WASHINGTON – Today, several educational, legal, human rights, and media organizations filed suit to challenge the National Security Agency’s “upstream collection” surveillance programs, which monitor all international internet traffic by intercepting, copying and reviewing Americans’ communications en masse by intercepting telephone and internet traffic from major internet cables and switches, both foreign and domestic.
“Upstream collection” programs are conducted under Section 702 of the Foreign Intelligence Surveillance Act (FISA). Section 702, last reauthorized on December 12, 2012, is next scheduled to expire on December 31, 2017. The lawsuit, Wikimedia v. NSA, challenges “upstream collection” programs on both constitutional and statutory grounds.
In response to the filing of the lawsuit, House Judiciary Committee Ranking Member John Conyers, Jr. (D-MI) and Subcommittee on Crime, Terrorism, Homeland Security, and Investigations Ranking Member Sheila Jackson Lee (D-TX) released the following joint statement:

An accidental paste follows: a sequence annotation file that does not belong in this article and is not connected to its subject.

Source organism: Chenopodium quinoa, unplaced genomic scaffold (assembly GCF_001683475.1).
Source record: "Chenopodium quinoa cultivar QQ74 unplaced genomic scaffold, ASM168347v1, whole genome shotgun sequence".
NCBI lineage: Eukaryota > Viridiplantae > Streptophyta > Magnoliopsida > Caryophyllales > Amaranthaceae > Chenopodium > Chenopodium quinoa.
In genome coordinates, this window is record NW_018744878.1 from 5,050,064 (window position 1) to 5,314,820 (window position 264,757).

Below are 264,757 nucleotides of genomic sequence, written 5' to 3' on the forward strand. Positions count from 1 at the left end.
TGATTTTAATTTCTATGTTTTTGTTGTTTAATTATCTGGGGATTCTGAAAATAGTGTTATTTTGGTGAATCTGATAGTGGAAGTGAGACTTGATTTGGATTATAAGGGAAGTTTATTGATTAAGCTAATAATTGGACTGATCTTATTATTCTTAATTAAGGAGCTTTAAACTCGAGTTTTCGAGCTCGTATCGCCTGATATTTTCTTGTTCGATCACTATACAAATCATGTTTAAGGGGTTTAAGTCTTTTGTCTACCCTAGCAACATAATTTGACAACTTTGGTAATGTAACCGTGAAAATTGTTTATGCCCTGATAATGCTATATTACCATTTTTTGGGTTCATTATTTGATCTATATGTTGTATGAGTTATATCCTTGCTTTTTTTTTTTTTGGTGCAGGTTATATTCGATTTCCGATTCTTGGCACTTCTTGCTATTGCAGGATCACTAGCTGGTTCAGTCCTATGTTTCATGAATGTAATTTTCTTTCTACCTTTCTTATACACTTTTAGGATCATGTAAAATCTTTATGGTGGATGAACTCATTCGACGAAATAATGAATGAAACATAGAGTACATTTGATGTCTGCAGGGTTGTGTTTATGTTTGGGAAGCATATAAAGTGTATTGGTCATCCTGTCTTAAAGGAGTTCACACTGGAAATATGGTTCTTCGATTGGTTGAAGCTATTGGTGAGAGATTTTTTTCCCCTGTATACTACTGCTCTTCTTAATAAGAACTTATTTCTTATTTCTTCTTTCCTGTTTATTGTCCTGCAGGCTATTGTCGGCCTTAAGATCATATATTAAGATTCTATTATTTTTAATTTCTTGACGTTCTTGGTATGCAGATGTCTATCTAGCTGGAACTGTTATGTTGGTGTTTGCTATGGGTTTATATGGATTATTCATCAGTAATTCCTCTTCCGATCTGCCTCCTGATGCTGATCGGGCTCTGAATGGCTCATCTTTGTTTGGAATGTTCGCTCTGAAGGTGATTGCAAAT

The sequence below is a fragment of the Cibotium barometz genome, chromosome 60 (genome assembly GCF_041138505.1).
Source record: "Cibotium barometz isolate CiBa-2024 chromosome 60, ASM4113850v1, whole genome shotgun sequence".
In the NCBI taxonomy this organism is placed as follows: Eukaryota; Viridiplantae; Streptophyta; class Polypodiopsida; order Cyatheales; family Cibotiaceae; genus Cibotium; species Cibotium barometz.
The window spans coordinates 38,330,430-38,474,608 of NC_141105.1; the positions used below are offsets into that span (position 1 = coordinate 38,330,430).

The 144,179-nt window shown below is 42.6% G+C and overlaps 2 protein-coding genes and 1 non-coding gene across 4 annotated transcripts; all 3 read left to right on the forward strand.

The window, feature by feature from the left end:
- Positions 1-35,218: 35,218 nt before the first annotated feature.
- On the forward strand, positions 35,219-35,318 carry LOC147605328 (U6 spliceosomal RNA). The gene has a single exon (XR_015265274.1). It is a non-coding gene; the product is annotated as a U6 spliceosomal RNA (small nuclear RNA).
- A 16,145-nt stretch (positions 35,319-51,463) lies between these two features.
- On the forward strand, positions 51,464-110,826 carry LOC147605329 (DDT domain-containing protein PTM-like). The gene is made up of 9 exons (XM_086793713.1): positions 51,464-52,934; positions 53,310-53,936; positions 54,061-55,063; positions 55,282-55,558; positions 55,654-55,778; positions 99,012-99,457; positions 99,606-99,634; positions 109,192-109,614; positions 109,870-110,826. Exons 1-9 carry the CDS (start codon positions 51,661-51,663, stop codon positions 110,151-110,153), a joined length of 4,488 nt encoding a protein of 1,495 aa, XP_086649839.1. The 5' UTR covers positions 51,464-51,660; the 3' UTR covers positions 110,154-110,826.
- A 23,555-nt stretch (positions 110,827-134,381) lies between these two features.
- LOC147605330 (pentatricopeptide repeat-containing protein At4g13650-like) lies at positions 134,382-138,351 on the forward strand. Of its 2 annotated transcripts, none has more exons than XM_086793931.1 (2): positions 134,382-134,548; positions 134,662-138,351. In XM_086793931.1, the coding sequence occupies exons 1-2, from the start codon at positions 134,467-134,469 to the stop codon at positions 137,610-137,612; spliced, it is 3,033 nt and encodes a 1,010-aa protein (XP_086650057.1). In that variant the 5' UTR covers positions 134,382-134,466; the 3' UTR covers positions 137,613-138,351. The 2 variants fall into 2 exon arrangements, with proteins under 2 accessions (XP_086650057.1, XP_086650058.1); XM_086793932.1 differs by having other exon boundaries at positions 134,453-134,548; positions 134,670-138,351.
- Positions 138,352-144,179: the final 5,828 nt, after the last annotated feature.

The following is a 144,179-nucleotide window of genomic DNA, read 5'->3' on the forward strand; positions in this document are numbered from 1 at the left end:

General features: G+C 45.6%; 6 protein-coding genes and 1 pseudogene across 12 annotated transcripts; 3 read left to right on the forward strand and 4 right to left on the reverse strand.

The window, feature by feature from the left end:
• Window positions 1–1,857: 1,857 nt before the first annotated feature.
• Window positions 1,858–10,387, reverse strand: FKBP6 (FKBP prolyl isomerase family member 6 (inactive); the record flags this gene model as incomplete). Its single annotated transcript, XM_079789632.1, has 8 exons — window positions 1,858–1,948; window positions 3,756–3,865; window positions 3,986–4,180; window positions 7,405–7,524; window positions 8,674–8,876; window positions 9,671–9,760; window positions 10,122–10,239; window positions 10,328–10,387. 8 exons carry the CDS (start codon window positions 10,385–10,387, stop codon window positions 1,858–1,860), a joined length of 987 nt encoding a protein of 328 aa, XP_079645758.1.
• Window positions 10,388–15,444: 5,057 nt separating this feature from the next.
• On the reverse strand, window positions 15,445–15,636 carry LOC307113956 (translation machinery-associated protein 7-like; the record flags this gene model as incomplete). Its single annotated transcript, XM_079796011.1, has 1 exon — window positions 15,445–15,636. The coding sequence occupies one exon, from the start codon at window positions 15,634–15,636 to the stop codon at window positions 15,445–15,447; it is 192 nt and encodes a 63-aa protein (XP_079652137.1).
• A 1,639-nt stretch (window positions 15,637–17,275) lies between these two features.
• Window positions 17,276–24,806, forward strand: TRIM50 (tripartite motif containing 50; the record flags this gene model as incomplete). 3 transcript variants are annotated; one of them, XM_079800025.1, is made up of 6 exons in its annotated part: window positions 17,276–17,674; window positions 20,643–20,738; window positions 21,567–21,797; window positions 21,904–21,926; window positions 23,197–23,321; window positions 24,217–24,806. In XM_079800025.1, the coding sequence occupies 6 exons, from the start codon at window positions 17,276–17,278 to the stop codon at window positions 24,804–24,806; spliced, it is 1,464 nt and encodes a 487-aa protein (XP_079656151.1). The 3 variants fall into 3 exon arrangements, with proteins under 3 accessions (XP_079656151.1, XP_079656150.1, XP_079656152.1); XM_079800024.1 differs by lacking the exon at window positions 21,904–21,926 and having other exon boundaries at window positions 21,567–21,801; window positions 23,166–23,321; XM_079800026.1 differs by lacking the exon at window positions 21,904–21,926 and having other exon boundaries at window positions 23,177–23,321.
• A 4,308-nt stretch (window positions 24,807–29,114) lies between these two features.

“We have long been troubled that these programs appear to sidestep the requirements of the Fourth Amendment. There is no question that, under Section 702 of FISA, the government can and does obtain massive amounts of information about Americans without a warrant or individualized suspicion of wrongdoing. While we appreciate that these programs provide us with valuable signals intelligence - any surveillance program must first comply with the Constitution and the underlying law.
“In the coming months, we are hopeful that Congress will pass the USA FREEDOM Act and end bulk collection under Section 215 of the PATRIOT Act. That is the necessary first step in a long struggle to roll back the power of the surveillance state and restore our civil liberties. This case represents the next fight. We applaud the courage of the litigants in this case, and look forward to their day in court.”Wikimedia vs. National Security Agency’s “upstream collection” surveillance programs Voting is beautiful, be beautiful ~ vote.©